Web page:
The effect of this technological lingua franca on the future of the Internet will be far-reaching. XML “unlocks” data so that it can be organized, programmed, edited and exchanged with other sites, applications and devices. In effect, it turns every Web page into a programmable mini-database (so you can actually analyze those stock price statistics you find on the Web without having to cut-and-paste them into a spreadsheet first).

XML enables different Web sites to share all kinds of data without having to use the same computer language or software application. Individual Web sites can collaborate to provide a variety of Web-based services that can interact intelligently with each other. And information can move from one device to another without the need for today’s separate applications, with their widely varying interfaces, functionality and (in)compatibility.

The next generation Internet will be a computing and communications platform in the same way that the PC is. Programs “written to” the Internet (just as they are written to the PC platform) will run across multiple Web sites, drawing on information and services from each of them, and combining and delivering them in customized form to any device you like.

The distinction between the Internet and your PC or other devices will break down–advanced software (like that at the heart of Microsoft’s .NET initiative) will automatically determine whether the information, applications or services you need are available locally or remotely, then bring them together to best serve your needs.

As the barriers between online information, services and devices break down, how you interact with them will also be revolutionized. Today, you use separate software applications for every computing task you want to perform, whether it’s browsing the Web, writing and editing, e-mail and instant messaging, your calendar and contacts.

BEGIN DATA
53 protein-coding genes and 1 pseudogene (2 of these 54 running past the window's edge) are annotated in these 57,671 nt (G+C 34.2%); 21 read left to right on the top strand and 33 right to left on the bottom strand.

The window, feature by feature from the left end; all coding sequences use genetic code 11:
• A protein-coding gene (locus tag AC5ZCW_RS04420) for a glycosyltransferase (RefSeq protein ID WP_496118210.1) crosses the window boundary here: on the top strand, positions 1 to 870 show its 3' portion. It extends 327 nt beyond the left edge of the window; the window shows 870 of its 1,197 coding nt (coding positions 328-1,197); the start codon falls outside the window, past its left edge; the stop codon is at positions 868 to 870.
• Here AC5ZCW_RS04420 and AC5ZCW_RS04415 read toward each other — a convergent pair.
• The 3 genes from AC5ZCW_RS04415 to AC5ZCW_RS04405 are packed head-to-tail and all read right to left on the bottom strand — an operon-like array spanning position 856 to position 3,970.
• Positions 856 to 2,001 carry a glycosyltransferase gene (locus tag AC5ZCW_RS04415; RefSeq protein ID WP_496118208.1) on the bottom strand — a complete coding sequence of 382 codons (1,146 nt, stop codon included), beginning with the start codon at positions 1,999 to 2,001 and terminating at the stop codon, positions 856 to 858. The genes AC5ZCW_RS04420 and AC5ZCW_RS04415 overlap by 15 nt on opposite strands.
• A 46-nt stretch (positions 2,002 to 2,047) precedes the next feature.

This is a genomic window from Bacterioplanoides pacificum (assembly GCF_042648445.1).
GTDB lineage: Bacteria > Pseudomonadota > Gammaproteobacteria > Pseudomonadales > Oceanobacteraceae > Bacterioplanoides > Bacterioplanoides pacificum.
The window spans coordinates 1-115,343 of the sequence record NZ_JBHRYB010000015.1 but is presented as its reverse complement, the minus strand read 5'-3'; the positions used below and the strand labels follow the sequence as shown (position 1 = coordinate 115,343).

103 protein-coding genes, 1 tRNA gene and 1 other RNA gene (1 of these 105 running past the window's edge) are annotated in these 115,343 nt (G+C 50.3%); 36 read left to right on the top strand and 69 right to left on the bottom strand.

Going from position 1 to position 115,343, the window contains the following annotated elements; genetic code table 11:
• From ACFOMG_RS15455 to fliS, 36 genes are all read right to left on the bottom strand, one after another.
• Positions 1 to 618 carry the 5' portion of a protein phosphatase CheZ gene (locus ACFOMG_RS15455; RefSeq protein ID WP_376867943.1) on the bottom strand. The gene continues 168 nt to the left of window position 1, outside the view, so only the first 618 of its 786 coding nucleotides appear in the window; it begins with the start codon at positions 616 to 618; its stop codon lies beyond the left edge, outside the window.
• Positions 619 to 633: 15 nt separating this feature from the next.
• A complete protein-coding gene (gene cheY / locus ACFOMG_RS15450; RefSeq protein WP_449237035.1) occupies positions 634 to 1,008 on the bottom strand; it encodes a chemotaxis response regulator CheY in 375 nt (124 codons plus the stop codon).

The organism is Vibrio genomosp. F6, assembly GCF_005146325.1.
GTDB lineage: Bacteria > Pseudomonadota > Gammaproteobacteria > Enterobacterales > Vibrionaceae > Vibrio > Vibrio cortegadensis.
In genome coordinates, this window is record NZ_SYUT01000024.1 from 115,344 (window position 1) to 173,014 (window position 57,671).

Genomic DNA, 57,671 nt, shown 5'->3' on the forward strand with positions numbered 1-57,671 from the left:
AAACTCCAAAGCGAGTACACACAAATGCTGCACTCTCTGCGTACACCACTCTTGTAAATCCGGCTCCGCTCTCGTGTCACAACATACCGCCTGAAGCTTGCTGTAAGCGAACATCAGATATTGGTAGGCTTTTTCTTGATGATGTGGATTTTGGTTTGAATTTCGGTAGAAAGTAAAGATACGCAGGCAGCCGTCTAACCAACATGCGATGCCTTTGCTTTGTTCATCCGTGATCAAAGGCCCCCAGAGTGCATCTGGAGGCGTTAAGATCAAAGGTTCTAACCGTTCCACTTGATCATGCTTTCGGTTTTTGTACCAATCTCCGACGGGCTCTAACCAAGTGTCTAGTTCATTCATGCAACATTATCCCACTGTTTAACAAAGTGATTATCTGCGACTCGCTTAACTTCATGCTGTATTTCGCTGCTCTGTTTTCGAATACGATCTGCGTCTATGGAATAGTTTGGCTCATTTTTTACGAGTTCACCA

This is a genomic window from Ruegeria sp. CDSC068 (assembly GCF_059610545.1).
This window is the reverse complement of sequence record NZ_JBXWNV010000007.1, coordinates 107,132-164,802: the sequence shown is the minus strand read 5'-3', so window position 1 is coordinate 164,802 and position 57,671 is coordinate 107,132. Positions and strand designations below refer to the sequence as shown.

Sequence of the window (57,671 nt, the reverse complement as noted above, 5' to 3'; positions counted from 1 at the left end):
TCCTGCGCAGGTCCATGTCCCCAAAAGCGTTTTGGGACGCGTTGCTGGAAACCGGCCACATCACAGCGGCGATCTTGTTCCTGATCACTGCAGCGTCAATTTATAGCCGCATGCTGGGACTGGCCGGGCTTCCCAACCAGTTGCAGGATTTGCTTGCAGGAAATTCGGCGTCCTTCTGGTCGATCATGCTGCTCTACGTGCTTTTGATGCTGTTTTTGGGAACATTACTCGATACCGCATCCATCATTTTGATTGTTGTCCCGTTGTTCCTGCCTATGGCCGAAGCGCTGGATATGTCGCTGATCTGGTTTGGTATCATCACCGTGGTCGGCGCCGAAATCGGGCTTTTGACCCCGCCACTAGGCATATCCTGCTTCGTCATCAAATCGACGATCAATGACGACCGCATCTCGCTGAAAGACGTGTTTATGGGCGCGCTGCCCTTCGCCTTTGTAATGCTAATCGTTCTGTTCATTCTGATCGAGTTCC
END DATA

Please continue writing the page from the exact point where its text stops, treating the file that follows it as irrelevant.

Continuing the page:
The next generation Internet will enable a more integrated approach. You’ll use a single, unified interface that moves transparently between the Internet and the PC or device you are using, allowing you to browse, write, edit, schedule, communicate or analyze data. I see it as a “universal canvas” for the Internet Age.

You’ll also interact with your computer in many more ways. Today, the amount of email I receive that has handwriting or voice annotation is negligible. In future, the majority of messages will come in some form other than typed text. Today, you always know whether you’re on the Internet or on your PC’s hard drive.

Tomorrow, you won’t care and you may not even know. Everything on the Internet, your local intranet, your PC and other devices will be available as potential “building blocks” for a new generation of Web-based services. Your business and personal information will be securely stored on the Internet, automatically synchronized and instantly available to you and the Web-based services you need–no matter where you are, what you are doing, or what device you are using.

Everything that can think will link–transparently and automatically. So if you are traveling and need medical attention, your personal physician service will be able to locate the best local doctor, make an appointment that fits into your schedule, share the appropriate medical records and arrange payment. All you’ll need to do is give your permission.

Think of it as a “personal Web,” intelligently acting on you and your family’s behalf. Think of it as the ultimate business tool, boosting your firm’s productivity, cutting costs, streamlining transactions, vastly increasing the range of services it can offer, and taking a big step closer to friction-free capitalism.

Just as the system of musical notation made the orchestration of instruments possible, the power of XML and advanced software is making the orchestration of online and offline data and services a reality–and revolutionizing computing and communications during the first decade of the 21st century.

The next generation Internet will look a lot like today’s Internet–but under the hood the two will have as much in common as today’s automobiles have with Ford’s flivver.